by Dave Hammond
Due to a couple of recent incidents in New Zealand the following may be of special interest to kayakers interested in surfing. It is taken from a British Canoe Union book so some terms may differ.
Up until the moment a wave breaks, there is no forward momentum but an oscillation movement within the wave itself that becomes increasingly unstable until the energy within the wave is released in a forward rush creating a white foamy soup. This water cannot pile up indefinitely on the beach and has to find an escape route back out to sea. It does this in two ways. On steep beaches, the water washes up the slope after the wave breaks and then washes back down again under the force of gravity. The momentum of this returning mass of water then carries on under the next incoming breaking wave, causing what we know as undertow.
On gently sloping beaches undertow does not occur, instead the water finds its way back out to sea through deep water channels. These are called rips. Rips are often found along the edges of bays where there are rocks. They are sometimes found where a stream running off the land scours out a channel on a beach, or they may create their own escape channels as can be seen on long, sandy beaches. In between rips, the sandy bottom is usually a little higher than the rip channels and this results in an undulating surface across the beach. Once the beach becomes covered by water, these contours in the sand in turn have an effect on the wave shape creating peaks and giving good surf waves.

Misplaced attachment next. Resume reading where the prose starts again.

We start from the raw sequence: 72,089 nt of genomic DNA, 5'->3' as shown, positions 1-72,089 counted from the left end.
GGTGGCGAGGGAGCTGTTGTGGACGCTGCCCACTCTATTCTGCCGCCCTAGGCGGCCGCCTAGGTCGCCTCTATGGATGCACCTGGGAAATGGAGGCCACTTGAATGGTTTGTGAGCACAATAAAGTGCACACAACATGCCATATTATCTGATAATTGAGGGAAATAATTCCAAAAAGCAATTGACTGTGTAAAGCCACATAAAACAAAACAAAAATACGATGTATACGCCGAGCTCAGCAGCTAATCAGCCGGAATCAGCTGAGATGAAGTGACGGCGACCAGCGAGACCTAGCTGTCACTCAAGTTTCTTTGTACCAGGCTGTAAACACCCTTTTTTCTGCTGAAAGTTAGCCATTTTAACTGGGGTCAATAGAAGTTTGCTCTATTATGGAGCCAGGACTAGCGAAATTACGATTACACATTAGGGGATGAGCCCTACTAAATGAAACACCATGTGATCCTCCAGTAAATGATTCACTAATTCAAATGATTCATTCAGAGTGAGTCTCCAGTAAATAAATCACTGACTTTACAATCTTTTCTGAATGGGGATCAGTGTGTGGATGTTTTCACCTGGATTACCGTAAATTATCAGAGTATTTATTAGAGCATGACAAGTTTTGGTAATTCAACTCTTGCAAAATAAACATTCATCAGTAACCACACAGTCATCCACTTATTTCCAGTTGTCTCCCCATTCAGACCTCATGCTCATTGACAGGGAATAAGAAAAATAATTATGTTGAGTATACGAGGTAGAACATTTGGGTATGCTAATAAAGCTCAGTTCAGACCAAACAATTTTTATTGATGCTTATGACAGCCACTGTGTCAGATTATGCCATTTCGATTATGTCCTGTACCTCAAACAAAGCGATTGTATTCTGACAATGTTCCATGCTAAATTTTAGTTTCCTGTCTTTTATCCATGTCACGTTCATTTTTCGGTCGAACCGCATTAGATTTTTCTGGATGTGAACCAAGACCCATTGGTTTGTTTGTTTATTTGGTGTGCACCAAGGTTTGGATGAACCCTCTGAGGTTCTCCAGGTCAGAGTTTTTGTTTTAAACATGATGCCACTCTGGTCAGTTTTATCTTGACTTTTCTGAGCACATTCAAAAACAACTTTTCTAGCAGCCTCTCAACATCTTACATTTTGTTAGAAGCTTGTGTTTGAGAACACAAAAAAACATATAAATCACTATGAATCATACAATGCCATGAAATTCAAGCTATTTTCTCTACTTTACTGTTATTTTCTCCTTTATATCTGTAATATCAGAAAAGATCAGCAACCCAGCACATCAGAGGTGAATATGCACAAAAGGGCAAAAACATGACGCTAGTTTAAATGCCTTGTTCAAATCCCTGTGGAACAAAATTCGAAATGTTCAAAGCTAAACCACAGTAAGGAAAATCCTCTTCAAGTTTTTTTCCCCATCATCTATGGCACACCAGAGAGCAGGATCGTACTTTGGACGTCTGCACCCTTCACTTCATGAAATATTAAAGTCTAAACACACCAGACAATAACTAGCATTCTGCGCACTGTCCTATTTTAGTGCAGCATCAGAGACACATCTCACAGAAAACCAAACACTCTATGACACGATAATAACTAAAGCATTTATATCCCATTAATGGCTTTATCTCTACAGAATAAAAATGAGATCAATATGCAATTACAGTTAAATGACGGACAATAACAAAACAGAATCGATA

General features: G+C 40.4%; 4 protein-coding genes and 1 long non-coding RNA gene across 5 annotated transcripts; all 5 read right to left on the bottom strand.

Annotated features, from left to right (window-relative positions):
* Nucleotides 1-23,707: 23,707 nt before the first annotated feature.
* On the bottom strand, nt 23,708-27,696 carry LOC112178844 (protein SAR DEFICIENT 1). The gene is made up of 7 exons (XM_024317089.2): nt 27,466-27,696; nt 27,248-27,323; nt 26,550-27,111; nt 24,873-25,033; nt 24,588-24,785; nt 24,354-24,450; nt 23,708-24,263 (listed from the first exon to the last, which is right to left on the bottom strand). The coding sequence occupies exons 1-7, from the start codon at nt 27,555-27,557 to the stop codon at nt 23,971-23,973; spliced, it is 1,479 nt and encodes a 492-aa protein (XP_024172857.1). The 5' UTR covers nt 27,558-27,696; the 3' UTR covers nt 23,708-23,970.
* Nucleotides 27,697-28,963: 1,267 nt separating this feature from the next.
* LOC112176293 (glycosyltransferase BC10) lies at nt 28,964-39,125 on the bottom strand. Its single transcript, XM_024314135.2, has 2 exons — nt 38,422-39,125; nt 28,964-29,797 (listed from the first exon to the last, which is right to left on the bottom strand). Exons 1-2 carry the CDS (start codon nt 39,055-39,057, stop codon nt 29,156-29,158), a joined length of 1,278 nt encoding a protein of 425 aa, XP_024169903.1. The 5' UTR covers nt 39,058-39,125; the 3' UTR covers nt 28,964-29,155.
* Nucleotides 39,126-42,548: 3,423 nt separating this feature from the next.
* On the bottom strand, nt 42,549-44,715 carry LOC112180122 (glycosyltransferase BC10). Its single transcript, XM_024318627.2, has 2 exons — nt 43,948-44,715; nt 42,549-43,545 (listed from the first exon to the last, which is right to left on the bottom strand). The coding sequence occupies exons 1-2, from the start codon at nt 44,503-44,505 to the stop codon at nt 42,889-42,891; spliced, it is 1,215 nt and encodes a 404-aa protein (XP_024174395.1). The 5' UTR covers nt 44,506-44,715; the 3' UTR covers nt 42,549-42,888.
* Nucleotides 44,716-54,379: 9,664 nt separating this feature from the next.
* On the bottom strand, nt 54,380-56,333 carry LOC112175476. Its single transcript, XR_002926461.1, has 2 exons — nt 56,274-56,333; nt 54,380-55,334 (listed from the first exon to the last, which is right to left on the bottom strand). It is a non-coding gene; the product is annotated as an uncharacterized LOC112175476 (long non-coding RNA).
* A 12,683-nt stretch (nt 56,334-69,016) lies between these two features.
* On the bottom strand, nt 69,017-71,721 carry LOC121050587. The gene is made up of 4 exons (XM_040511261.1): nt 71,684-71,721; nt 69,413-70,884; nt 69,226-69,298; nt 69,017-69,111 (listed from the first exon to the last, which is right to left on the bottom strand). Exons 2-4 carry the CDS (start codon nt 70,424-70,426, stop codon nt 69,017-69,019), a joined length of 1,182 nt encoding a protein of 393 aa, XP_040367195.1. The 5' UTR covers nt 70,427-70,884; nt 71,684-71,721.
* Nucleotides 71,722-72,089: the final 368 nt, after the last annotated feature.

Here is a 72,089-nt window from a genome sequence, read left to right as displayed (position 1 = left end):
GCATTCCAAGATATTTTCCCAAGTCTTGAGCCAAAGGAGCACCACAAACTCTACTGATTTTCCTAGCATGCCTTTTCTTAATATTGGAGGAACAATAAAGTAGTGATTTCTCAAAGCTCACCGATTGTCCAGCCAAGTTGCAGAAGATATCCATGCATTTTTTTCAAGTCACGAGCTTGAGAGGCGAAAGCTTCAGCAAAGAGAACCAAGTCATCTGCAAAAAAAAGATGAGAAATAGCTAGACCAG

An area of flatter water between the breaking waves may indicate rips as the outgoing current goes against the wave movement.
The break fine is the area where incoming waves start to break. Rips tend to dissipate once they get beyond the break line, so for good surfers they give a welcome lift out through the break fine. For the less experienced, however, and unwary swimmers, they can be death traps, particularly when the surf is large.
Rips flow like a river and it is not uncommon for them to move at several knots. A speed of 12 knots has been recorded in a rip on a Cornish beach during a storm. If caught in a rip as a swimmer, try to remain calm and work out which way it is taking you. Swim at right angles to this and you will soon be out of its influence.
Although rips dissipate outside of the break, they can sweep the unwary paddlers out into strong tidal streams that may be at work just a little way off shore. Be aware of this or a surfing day turn into an unwanted sea trip.